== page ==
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Big Data Final PR-3

Big Data Final PR-3

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Published by Carl Tanner

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Published by: Carl Tanner on Apr 26, 2012
Copyright:Attribution Non-commercial


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  • Introduction
  • Big data: beyond analytics — by Krishnan Subramanian
  • Data quality
  • Data obesity
  • Data markets
  • Cloud platforms and big data
  • Outlook
  • The M2M tsunami
  • Carriers driving M2M growth
  • The storage bits, not bytes
  • M2M security considerations
  • The M2M future
  • 2012: The Hadoop infrastructure market booms — by Jo Maitland
  • Snapshot: current trends
  • Disruption vectors in the Hadoop platform market
  • Methodology
  • Integration
  • Deployment
  • Reliability
  • Data security
  • Total cost of ownership (TCO)
  • Hadoop market outlook
  • Alternatives to Hadoop
  • Snapshot: traditional data quality and the big data conundrum
  • Information-quality drivers for big data
  • Expectations for information utility
  • Tags, structure and semantics
  • Repurposing and reinterpretation
  • Big data quality dimensions
  • Data sets, data streams and information-quality assessment
  • Using IT to transform consumer behavior
  • Finally, the customer
  • Big data and the future of health and medicine — by Jody Ranck, DrPH
  • Calculating the cost of health care
  • Health care’s data deluge
  • Challenges
  • Drivers
  • Key players in the health big data picture
  • Looking ahead
  • Snapshot: What’s happening now?
  • Systems-first firms
  • Algorithm specialists
  • The whole package
  • The vendors themselves
  • Is disruption ahead for data specialists?
  • Analytics-as-a-Service offerings
  • Advanced analytics as COTS software
  • What the future holds
  • Challenges in data privacy — by Curt A. Monash, PhD
  • Simplistic privacy doesn’t work
  • What information can be held against you?
  • Translucent modeling
  • If not us, who?
  • About Adam Lesser
  • About David Loshin
  • About Jo Maitland
  • About Curt A. Monash
  • About Jody Ranck
  • About Krishnan Subramanian
  • About Lawrence M. Walsh
  • About GigaOM Pro

Before expanding on these two tough tasks, let’s review the extensive realm of data
privacy challenges to see why simpler solutions will not suffice. For starters, data is or
could soon be collected about:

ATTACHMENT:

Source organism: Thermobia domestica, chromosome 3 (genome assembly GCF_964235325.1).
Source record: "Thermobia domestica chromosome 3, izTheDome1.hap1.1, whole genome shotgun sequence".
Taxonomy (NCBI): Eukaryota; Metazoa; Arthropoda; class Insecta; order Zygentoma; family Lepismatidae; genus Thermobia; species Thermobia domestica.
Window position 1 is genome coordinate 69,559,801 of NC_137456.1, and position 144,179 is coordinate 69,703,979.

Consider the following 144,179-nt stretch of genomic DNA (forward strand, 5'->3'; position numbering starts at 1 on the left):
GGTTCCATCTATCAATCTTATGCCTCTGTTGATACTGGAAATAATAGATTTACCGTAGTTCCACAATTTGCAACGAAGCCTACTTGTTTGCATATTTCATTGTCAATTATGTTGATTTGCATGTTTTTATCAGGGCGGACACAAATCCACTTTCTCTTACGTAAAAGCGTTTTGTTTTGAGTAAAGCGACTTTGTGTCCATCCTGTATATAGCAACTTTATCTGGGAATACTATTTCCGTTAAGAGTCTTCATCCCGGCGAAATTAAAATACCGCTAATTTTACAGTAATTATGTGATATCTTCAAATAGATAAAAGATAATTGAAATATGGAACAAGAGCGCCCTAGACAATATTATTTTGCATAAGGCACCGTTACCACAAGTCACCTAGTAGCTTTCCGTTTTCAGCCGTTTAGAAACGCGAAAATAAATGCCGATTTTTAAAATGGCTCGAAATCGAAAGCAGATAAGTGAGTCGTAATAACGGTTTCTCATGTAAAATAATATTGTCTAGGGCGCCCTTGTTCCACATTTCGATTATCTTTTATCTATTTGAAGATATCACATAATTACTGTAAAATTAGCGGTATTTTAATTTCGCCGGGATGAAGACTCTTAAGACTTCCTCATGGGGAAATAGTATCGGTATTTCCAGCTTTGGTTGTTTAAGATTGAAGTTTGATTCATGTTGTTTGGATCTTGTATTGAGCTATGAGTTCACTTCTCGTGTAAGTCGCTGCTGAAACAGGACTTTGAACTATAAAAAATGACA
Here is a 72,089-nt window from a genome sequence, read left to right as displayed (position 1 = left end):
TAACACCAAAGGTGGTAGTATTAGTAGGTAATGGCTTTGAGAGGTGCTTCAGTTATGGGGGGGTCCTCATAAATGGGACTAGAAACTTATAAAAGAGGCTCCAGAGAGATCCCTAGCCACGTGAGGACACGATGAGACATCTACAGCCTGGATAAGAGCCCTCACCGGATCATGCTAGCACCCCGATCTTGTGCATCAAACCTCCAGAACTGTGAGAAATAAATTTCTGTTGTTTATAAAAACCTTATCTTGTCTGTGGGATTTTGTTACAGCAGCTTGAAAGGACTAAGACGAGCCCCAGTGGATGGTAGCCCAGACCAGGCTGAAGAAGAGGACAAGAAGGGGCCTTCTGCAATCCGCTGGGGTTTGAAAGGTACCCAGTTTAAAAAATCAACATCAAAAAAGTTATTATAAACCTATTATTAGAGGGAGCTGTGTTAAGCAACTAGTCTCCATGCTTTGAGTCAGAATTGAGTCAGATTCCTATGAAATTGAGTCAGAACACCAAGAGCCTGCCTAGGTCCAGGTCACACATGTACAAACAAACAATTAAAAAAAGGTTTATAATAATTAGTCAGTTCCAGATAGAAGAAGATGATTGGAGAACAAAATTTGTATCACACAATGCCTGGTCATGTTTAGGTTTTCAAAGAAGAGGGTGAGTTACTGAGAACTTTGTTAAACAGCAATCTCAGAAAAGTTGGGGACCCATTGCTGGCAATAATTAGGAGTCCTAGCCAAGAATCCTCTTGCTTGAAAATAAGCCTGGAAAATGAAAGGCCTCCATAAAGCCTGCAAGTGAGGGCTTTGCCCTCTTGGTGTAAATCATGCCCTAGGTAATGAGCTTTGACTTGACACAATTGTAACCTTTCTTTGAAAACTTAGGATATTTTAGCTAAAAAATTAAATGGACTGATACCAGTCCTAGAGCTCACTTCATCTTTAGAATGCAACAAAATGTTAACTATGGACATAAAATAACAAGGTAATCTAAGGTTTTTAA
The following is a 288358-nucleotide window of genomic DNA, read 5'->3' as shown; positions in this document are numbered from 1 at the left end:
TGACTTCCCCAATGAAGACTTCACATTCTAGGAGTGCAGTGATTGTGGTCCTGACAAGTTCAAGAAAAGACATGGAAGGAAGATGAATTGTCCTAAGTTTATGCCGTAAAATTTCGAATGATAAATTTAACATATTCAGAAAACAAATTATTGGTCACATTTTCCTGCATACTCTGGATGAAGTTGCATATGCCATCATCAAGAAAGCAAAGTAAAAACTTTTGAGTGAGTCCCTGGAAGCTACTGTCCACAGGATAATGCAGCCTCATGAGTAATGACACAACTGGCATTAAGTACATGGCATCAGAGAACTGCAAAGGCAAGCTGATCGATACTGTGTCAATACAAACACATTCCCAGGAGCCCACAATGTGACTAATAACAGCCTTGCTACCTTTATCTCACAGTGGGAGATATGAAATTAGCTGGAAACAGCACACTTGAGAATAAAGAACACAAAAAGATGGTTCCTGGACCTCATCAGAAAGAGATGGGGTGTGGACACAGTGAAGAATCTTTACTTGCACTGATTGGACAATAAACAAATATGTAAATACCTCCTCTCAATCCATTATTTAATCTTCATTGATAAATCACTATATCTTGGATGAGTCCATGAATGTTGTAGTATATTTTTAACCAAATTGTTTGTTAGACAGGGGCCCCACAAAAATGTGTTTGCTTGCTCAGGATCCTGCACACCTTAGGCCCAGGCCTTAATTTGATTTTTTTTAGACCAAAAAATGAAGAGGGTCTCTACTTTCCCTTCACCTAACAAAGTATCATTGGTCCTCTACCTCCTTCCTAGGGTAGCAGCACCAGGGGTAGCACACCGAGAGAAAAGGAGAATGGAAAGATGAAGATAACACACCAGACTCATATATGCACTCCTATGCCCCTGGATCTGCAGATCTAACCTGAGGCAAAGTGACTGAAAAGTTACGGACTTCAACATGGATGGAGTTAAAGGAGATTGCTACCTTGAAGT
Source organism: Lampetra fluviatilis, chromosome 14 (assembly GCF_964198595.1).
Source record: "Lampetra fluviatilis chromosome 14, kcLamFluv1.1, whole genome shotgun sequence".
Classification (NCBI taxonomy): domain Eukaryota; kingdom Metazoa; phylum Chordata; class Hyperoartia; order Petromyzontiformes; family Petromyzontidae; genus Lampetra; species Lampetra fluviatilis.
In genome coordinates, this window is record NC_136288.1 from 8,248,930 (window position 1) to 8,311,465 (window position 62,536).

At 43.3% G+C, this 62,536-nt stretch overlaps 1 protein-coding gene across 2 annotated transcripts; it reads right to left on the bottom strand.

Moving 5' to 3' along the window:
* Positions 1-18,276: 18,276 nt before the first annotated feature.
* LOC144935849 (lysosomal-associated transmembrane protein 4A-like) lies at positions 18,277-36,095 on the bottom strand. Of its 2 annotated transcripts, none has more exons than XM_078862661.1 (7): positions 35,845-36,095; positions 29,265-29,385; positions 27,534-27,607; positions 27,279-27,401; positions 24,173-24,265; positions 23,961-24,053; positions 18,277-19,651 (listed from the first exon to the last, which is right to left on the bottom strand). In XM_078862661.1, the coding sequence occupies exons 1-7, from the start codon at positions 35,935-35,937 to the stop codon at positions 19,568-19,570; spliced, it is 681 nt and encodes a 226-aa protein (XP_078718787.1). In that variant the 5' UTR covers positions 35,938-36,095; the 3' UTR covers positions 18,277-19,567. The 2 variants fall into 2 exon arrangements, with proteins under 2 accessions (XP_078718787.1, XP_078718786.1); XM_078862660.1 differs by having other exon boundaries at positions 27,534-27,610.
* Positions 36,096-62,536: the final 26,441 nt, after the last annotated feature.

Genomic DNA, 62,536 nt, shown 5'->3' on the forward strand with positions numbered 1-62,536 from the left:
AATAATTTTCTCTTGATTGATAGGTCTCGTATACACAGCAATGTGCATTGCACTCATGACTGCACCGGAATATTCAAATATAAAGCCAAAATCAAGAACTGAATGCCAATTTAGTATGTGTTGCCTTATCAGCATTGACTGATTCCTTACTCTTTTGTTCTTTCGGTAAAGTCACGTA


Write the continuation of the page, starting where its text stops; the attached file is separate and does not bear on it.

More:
Our transactions (via credit card records)
Our locations (via our cell phones or government-operated cameras)
Our communications, in terms of who, when, how long and also
actual content
Our reading, Web surfing and mobile app usage
Our health test results

That’s a lot (and is still only a partial list). What can’t be tracked in our lives is already
less substantial than what can.

Many inferences can be made from such data, including:

What we think and feel about a broad range of subjects
Who we associate with and when and where we associate with them
The state of our physical, mental and financial health


A near-term outlook for big data

- 86 -

March 2012

Above all, conclusions can be drawn about actions or decisions we might be
considering, from minor purchases or votes to major life decisions all the way up to
possible violent crimes.

In government, the most obvious use of such analysis is in crime fighting, perhaps
before the crimes even occur. Commercially, uses focus on treating different
consumers differently: different ads, different deals, different prices, or different
decisions on credit, insurance or jobs. Up to a point, that’s all great. But possible
extremes could be quite unwelcome. It’s one thing to have a highly accurate model lead
to your seeing a surprisingly fitting advertisement. It would be quite another to have
that same model relied upon in criminal (or family) court, in a hiring decision or even
in the credit-granting cycle.

Indeed, if modeling can be used too easily against people’s own best interests, then the
whole big data movement could go awry. Do we really want to live in a world where
everybody acts upon subtle indicators as to our physical fitness, mental stability,
sexual preferences or marital happiness? And if we did live in such a world, wouldn’t
we carefully consider every purchase we make, every website we visit or even who we
communicate with, for fear of how they might cause us to be labeled? When modeling
becomes too powerful, people will do whatever it takes to defeat the model’s accuracy.

Unfortunately, the simplest privacy safeguards can’t work. Credit card data won’t stop
being collected and retained. Neither will telecom connection information. Nobody
wants to stop using social media. Governments insist on tracking other information as
well. Privacy cannot be adequately protected without direct regulation of information

When people forget that point, the consequences can be dire. To quote Forbes,


A near-term outlook for big data

- 87 -

March 2012

Medicine offers heartbreaking examples. The federal Health Insurance
Portability & Accountability Act, or HIPAA, places so many new privacy
restrictions on medical data that dozens of studies for life-threatening ailments
— heart attacks, strokes, cancer — are being delayed or canceled outright
because researchers are unable to jump through all the privacy hoops
regulators are demanding.

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